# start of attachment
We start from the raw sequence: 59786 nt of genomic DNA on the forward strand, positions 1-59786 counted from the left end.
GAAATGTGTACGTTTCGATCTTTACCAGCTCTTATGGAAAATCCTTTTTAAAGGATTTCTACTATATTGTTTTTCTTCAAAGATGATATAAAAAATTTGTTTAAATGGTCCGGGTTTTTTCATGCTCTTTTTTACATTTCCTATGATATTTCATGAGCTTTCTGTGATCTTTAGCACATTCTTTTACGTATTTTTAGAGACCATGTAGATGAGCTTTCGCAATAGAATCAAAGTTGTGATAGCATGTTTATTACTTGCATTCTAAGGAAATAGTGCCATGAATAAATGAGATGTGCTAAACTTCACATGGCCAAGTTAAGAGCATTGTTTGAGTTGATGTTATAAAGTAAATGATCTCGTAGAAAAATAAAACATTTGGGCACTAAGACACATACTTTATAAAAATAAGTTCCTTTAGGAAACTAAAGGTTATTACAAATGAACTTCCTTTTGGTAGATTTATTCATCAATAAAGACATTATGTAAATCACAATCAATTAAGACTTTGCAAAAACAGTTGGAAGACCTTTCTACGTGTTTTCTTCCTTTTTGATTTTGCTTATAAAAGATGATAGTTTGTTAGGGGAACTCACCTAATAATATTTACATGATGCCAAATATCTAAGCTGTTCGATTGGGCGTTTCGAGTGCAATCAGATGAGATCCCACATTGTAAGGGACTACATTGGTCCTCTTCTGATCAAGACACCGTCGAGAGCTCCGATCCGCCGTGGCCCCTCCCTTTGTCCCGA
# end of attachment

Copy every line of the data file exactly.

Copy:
We start from the raw sequence: 59786 nt of genomic DNA on the forward strand, positions 1-59786 counted from the left end.
GAAATGTGTACGTTTCGATCTTTACCAGCTCTTATGGAAAATCCTTTTTAAAGGATTTCTACTATATTGTTTTTCTTCAAAGATGATATAAAAAATTTGTTTAAATGGTCCGGGTTTTTTCATGCTCTTTTTTACATTTCCTATGATATTTCATGAGCTTTCTGTGATCTTTAGCACATTCTTTTACGTATTTTTAGAGACCATGTAGATGAGCTTTCGCAATAGAATCAAAGTTGTGATAGCATGTTTATTACTTGCATTCTAAGGAAATAGTGCCATGAATAAATGAGATGTGCTAAACTTCACATGGCCAAGTTAAGAGCATTGTTTGAGTTGATGTTATAAAGTAAATGATCTCGTAGAAAAATAAAACATTTGGGCACTAAGACACATACTTTATAAAAATAAGTTCCTTTAGGAAACTAAAGGTTATTACAAATGAACTTCCTTTTGGTAGATTTATTCATCAATAAAGACATTATGTAAATCACAATCAATTAAGACTTTGCAAAAACAGTTGGAAGACCTTTCTACGTGTTTTCTTCCTTTTTGATTTTGCTTATAAAAGATGATAGTTTGTTAGGGGAACTCACCTAATAATATTTACATGATGCCAAATATCTAAGCTGTTCGATTGGGCGTTTCGAGTGCAATCAGATGAGATCCCACATTGTAAGGGACTACATTGGTCCTCTTCTGATCAAGACACCGTCGAGAGCTCCGATCCGCCGTGGCCCCTCCCTTTGTCCCGA